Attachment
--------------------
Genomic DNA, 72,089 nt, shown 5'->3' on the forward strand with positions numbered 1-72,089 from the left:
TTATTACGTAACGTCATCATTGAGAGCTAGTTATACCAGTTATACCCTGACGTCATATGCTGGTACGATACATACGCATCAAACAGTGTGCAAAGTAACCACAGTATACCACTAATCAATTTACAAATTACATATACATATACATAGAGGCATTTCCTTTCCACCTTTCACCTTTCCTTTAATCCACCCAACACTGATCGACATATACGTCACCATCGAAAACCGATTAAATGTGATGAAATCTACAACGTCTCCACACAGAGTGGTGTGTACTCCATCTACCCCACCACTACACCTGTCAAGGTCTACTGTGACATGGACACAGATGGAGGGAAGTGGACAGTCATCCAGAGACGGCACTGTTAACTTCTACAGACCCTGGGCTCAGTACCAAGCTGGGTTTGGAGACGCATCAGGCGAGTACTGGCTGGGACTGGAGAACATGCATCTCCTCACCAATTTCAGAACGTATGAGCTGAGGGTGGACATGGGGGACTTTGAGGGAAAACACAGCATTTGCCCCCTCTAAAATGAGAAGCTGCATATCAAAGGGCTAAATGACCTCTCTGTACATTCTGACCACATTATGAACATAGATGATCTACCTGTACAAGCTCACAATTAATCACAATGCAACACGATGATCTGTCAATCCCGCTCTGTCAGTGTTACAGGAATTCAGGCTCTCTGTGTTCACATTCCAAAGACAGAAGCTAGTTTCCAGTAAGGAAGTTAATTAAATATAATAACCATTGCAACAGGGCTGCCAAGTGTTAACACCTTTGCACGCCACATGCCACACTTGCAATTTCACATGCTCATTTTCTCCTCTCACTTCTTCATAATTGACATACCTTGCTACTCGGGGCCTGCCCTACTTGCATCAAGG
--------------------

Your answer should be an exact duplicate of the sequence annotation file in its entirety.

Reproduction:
Genomic DNA, 72,089 nt, shown 5'->3' on the forward strand with positions numbered 1-72,089 from the left:
TTATTACGTAACGTCATCATTGAGAGCTAGTTATACCAGTTATACCCTGACGTCATATGCTGGTACGATACATACGCATCAAACAGTGTGCAAAGTAACCACAGTATACCACTAATCAATTTACAAATTACATATACATATACATAGAGGCATTTCCTTTCCACCTTTCACCTTTCCTTTAATCCACCCAACACTGATCGACATATACGTCACCATCGAAAACCGATTAAATGTGATGAAATCTACAACGTCTCCACACAGAGTGGTGTGTACTCCATCTACCCCACCACTACACCTGTCAAGGTCTACTGTGACATGGACACAGATGGAGGGAAGTGGACAGTCATCCAGAGACGGCACTGTTAACTTCTACAGACCCTGGGCTCAGTACCAAGCTGGGTTTGGAGACGCATCAGGCGAGTACTGGCTGGGACTGGAGAACATGCATCTCCTCACCAATTTCAGAACGTATGAGCTGAGGGTGGACATGGGGGACTTTGAGGGAAAACACAGCATTTGCCCCCTCTAAAATGAGAAGCTGCATATCAAAGGGCTAAATGACCTCTCTGTACATTCTGACCACATTATGAACATAGATGATCTACCTGTACAAGCTCACAATTAATCACAATGCAACACGATGATCTGTCAATCCCGCTCTGTCAGTGTTACAGGAATTCAGGCTCTCTGTGTTCACATTCCAAAGACAGAAGCTAGTTTCCAGTAAGGAAGTTAATTAAATATAATAACCATTGCAACAGGGCTGCCAAGTGTTAACACCTTTGCACGCCACATGCCACACTTGCAATTTCACATGCTCATTTTCTCCTCTCACTTCTTCATAATTGACATACCTTGCTACTCGGGGCCTGCCCTACTTGCATCAAGG